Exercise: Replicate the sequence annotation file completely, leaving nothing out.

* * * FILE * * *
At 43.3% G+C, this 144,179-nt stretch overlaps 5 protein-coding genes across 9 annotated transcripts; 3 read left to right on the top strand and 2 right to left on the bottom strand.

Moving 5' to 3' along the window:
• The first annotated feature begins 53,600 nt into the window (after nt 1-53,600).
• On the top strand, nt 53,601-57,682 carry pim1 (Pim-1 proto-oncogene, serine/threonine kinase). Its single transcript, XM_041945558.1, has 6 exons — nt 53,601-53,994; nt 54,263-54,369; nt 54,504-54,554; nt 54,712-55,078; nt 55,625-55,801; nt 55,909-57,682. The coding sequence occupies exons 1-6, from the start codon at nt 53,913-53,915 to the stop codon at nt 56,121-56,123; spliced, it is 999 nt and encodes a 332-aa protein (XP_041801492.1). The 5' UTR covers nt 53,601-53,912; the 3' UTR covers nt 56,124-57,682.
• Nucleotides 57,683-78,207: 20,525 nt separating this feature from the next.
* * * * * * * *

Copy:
At 43.3% G+C, this 144,179-nt stretch overlaps 5 protein-coding genes across 9 annotated transcripts; 3 read left to right on the top strand and 2 right to left on the bottom strand.

Moving 5' to 3' along the window:
• The first annotated feature begins 53,600 nt into the window (after nt 1-53,600).
• On the top strand, nt 53,601-57,682 carry pim1 (Pim-1 proto-oncogene, serine/threonine kinase). Its single transcript, XM_041945558.1, has 6 exons — nt 53,601-53,994; nt 54,263-54,369; nt 54,504-54,554; nt 54,712-55,078; nt 55,625-55,801; nt 55,909-57,682. The coding sequence occupies exons 1-6, from the start codon at nt 53,913-53,915 to the stop codon at nt 56,121-56,123; spliced, it is 999 nt and encodes a 332-aa protein (XP_041801492.1). The 5' UTR covers nt 53,601-53,912; the 3' UTR covers nt 56,124-57,682.
• Nucleotides 57,683-78,207: 20,525 nt separating this feature from the next.